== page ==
Inventory no.: 174

Antique Shivalingam


Unusual Shivalingam with Jangama Lingam

South India

18th century

length: 9.6cm; height: 5.2cm

This small, heavy-cast bronze Shivalingam is highly unusual in that the female part, the yoni, is mounted by a jangama lingam of the Lingayat sect. Usually, jangama lingams are movable and stored in a silver amulet container hung from the neck of sect followers. The lingams comprise a small piece of stone carved by specialist carvers that is then covered in a dark, protective compound called kauthi. This comprises a mix of lac, clay, sacred cow dung ashes, and marking-nut tree fruit juice or black antimony powder (also used as an eyeliner cosmetic.)

This Shivalingam is beautifully cast with a waisted, tiered yoni platform. The bottom of the base is etched with an eight-petalled flower. The piece has a delightful, chocolate patina with softened contours from years of

puja-related handling.

The Lingayat sect became prominent in the twelfth century as a reaction to Brahmanism. Many Lingayats today live in Karnataka, Maharashtra and Tamil Nadhu. The sect rejects the supremacy of the Brahmans; denies polytheism and acknowledges Shiva as the one true god thus rejecting Brahma and Vishnu. It rejects caste distinctions, rebirth, pilgrimages, temple worship and sacrifice; does not burn its dead but buries them; does not allow child marriage, and does allow widows to remarry.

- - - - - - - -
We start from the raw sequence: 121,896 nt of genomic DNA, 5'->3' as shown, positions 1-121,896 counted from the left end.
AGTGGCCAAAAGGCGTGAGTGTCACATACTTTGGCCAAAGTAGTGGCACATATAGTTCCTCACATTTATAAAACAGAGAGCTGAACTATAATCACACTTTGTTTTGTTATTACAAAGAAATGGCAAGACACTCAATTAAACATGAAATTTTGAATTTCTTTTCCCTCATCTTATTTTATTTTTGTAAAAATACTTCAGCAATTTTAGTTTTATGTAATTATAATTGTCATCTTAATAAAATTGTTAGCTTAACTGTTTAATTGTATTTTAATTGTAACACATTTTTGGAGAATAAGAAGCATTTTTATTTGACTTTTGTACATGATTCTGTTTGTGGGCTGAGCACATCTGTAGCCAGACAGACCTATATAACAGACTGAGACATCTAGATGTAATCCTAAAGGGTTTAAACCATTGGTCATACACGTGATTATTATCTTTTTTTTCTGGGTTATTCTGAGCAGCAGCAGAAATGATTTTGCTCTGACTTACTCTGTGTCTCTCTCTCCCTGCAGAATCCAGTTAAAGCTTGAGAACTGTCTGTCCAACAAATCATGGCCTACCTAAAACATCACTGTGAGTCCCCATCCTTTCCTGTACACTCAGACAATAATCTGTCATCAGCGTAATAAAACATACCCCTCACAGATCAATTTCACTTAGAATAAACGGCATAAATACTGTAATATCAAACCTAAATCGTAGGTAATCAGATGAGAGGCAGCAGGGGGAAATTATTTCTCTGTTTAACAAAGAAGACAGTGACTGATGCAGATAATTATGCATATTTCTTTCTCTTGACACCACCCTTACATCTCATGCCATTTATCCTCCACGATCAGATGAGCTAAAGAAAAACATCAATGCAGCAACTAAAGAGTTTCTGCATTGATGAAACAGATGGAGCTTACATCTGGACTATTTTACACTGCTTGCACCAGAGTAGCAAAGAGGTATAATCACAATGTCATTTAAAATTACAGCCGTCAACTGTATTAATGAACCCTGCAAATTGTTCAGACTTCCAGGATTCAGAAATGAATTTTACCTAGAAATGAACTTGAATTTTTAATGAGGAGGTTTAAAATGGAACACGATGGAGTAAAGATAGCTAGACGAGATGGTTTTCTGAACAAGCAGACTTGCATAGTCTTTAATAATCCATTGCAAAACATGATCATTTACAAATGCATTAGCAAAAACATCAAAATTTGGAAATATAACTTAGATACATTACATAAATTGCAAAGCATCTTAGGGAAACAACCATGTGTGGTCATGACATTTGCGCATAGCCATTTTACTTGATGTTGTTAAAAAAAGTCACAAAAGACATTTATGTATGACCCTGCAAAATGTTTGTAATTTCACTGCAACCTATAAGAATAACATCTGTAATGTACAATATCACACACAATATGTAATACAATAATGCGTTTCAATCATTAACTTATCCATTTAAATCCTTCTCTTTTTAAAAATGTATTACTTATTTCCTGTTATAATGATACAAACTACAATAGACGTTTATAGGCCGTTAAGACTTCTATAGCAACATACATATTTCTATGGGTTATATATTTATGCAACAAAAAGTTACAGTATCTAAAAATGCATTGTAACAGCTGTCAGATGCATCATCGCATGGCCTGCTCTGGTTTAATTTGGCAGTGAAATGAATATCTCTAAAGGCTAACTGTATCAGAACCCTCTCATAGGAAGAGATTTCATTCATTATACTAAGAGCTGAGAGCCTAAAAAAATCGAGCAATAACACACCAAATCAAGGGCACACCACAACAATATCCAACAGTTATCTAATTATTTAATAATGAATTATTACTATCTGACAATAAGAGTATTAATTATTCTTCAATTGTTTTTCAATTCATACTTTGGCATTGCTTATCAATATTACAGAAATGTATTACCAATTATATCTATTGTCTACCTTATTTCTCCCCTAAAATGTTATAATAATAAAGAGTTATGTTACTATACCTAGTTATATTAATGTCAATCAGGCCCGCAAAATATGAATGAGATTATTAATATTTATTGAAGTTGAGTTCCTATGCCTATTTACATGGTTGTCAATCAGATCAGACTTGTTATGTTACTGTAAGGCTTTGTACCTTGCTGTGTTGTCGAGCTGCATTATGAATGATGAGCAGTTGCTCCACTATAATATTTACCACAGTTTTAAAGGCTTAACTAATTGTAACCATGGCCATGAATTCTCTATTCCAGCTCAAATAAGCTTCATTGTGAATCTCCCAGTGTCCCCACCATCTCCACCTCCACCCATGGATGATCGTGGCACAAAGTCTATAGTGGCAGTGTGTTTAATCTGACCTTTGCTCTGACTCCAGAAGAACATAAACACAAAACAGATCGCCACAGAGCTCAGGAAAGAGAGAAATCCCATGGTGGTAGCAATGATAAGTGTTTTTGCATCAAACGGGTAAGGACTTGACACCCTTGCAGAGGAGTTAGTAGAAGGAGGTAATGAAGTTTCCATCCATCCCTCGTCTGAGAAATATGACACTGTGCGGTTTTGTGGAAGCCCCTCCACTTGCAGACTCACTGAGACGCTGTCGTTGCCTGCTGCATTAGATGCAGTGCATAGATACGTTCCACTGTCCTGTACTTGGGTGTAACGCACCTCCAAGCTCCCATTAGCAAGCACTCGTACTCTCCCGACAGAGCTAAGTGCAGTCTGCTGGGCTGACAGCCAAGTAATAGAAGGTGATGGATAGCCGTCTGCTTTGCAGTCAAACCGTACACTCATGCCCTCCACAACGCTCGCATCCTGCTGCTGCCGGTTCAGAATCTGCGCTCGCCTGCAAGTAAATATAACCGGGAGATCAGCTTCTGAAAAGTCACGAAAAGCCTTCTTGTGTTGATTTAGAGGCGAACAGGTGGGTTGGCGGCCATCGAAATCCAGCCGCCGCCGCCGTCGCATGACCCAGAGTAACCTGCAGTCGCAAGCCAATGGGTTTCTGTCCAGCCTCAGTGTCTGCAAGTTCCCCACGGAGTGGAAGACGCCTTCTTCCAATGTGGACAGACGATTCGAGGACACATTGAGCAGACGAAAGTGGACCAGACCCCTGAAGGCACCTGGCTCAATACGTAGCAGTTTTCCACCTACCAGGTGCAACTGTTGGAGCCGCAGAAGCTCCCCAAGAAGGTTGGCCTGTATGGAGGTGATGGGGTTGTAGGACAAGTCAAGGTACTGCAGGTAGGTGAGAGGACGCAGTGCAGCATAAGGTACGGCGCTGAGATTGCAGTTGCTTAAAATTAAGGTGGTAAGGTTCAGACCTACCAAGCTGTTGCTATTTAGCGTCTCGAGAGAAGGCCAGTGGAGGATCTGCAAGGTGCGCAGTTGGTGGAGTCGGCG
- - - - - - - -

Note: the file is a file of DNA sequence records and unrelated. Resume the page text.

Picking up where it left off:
The Lingayats believe movable lingams to be the only true symbol of Shiva. Individuals are initiated into the sect as they enter adulthood. A consecrated lingam uniquely created for each initiate is presented by a community guru amid prayers and ritual. The lingam is created only for the individual and must be protected and guarded, hence the need for a protective box as shown here. All Lingayats carry their personal lingam with them at all times. After death they are buried in a sitting position with the lingam in the left hand.


More information on the Lingayats can be found in Utracht, O., Traditional Jewelry of India, Thames & Hudson, 1997, p. 133.

Inventory no.: 174